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Pawel Brodzinski on Software Project Management

Agile Means Formal

Agile techniques used to be called flexible, light-weight or informal. While I won’t argue on the first one, others are disputable.

Light-weight was coined as an opposite to heavy-weight PMBOK-like or Prince2-like methodologies which bring a lot of hassle to be implemented properly. You know, all these documents procedures etc. We don’t need them. We’re going to be light-weight. We’ll put people over processes. But wait, people should be organized in some way or they’ll be wandering around with no clear goal. We shall better have some techniques which will allow us to direct their efforts. We’ll have planning games, stand-ups and strict timeboxing. We’ll add some software development techniques as must-haves: test driven development and pair programming sound good. Wait, are we already surrounded by all these principles? Do we have as much formalism as we used to? Is that possible we are heavy-weight? Ouch.

I’m not trying to say agile is bad although some will read above paragraph that way. The thing I’m saying is that agile is pretty formal. And that’s perfectly understandable. Actually agile replaces some techniques we used in big old methodologies with some others which are more fun (user stories are more fun than 100-page Word document filled with requirements sent by a client) and in some situations are more useful and more productive. Which doesn’t mean they’re less formal.

Actually in the area of software development it was agile which brought much formalism. E.g. XP set up strict rules how code should be developed talking not only about code itself but also about developers and their interactions. From developer’s perspective old-school formal methodologies are probably way less formal than informal agile techniques.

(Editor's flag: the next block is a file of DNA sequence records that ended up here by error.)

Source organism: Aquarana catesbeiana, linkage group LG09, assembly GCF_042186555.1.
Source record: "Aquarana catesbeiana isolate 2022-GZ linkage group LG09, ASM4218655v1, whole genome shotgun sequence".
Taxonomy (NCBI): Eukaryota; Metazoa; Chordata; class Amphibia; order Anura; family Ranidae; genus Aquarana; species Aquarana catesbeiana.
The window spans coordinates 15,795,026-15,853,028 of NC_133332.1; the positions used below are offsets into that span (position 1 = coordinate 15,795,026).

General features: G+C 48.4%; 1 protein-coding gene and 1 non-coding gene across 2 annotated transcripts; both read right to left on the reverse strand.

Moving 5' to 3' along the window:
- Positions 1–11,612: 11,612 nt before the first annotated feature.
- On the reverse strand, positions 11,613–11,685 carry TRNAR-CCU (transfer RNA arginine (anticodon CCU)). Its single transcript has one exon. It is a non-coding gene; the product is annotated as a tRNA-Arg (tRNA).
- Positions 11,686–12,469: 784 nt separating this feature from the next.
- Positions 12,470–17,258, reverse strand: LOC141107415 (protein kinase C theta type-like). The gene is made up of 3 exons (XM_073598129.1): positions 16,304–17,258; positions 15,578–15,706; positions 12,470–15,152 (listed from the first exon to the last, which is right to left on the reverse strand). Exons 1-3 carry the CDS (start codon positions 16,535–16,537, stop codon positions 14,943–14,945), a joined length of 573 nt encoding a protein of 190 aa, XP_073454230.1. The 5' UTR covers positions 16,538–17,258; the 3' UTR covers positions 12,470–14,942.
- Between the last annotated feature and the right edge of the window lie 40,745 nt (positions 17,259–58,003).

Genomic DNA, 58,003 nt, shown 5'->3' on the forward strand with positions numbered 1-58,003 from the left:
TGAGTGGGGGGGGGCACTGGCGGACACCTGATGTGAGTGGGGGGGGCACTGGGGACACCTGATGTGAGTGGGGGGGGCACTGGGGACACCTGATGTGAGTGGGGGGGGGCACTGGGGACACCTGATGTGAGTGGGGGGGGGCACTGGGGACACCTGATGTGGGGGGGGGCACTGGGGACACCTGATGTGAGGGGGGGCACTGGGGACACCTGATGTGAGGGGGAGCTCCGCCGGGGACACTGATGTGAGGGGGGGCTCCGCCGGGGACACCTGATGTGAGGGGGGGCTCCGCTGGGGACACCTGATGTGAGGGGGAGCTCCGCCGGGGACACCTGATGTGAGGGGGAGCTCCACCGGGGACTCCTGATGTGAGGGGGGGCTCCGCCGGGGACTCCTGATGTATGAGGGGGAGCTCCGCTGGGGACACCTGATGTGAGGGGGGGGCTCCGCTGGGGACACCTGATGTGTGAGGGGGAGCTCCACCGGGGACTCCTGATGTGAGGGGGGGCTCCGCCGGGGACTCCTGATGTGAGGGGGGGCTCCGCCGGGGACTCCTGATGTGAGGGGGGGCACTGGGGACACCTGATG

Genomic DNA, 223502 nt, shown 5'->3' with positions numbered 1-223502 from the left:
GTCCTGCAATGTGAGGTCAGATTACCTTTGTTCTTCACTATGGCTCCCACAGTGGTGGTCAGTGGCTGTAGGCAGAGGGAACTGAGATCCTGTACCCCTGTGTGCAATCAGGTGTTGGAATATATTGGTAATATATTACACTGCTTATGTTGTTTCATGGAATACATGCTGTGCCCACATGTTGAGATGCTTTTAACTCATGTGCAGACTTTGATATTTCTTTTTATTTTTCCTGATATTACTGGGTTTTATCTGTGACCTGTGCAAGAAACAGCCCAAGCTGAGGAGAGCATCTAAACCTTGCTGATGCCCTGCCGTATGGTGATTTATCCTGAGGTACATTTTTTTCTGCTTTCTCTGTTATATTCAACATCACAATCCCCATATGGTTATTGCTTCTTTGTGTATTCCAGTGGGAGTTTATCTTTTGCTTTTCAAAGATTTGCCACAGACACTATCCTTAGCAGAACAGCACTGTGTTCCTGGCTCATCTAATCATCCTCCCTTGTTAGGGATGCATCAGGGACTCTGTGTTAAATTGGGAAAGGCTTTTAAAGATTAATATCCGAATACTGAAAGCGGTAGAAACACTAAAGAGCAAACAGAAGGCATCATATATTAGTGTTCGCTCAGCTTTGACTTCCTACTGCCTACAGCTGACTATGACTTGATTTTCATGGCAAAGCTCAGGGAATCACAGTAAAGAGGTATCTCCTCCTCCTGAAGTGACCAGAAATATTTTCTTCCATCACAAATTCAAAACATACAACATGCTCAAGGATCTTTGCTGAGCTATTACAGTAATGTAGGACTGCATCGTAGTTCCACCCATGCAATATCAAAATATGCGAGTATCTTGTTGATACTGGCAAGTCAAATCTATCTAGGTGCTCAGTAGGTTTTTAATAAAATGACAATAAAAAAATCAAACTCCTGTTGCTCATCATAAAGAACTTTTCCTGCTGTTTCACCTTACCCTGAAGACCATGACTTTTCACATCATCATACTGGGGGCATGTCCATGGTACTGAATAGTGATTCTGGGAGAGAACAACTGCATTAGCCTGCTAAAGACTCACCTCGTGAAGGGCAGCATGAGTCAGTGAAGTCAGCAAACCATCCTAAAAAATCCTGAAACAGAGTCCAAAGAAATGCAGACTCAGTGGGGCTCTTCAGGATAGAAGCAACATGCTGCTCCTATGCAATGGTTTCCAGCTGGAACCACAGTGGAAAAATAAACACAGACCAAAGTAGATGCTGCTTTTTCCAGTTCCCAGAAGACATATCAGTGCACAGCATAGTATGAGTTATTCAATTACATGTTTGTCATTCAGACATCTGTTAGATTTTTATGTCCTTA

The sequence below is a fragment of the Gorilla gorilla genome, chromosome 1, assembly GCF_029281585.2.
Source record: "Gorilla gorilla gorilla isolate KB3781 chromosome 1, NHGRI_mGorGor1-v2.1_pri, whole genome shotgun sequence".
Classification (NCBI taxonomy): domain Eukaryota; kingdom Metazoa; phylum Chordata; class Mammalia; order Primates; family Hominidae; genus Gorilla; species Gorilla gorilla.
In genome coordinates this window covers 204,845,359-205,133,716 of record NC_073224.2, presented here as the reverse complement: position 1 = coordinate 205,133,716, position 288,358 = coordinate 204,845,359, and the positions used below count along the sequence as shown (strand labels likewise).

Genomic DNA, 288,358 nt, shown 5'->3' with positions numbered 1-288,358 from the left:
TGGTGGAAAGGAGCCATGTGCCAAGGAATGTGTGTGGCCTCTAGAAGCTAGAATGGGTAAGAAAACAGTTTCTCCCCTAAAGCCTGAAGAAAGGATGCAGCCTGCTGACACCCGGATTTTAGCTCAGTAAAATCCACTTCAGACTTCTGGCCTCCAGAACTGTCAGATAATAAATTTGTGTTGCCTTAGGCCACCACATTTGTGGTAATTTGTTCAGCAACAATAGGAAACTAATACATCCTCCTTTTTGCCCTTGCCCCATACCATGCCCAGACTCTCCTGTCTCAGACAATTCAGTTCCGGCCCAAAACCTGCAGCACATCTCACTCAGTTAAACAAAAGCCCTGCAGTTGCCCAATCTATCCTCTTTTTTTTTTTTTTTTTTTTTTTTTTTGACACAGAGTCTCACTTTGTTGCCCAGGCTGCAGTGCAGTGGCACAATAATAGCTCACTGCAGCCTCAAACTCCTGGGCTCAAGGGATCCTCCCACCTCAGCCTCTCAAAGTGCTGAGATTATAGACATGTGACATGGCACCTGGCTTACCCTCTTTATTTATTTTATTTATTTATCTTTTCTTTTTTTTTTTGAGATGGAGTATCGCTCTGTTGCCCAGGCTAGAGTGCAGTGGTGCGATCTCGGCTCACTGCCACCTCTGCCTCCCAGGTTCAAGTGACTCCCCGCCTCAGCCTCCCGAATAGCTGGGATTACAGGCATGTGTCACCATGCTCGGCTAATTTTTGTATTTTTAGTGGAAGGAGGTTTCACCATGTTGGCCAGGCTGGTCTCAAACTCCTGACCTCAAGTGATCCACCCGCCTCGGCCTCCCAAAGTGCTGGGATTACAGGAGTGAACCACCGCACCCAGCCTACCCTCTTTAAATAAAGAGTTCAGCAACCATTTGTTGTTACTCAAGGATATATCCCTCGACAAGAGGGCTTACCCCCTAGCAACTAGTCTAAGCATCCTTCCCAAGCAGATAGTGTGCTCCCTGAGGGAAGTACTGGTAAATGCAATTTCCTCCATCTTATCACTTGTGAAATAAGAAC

Agile means formal, but formal doesn’t mean bad.

in: project management

9 comments… add one

  • Ed Darnell March 17, 2009, 3:44 am

    “But wait, people should be organized in some way or they’ll be wandering around with no clear goal.”

    Which comes first the goal or the organisation around it?

    In my experience if you have a clear goal which the team is committed to, pretty much anything works (and the less non-essential process you put in the way of performance the better).

    If you don’t have a clear goal or the team are not all committed to it then that’s where to start. Motivated teams are more than capable of self-organising.

  • nozebacle March 17, 2009, 6:31 am

    What I have seen is that Agile means discipline. You don’t need to fill zillions of formats, but you need to follow flawlessly the practices of your process.

    You’d better have a dictator as project manager when you’re doing agile! Have you tried doing XP and skipping one of the practices? The entire systems breaks! Conversely, heavier processes are more tolerant to ‘human failures’ such as missing unit tests for something, or programming without a partner.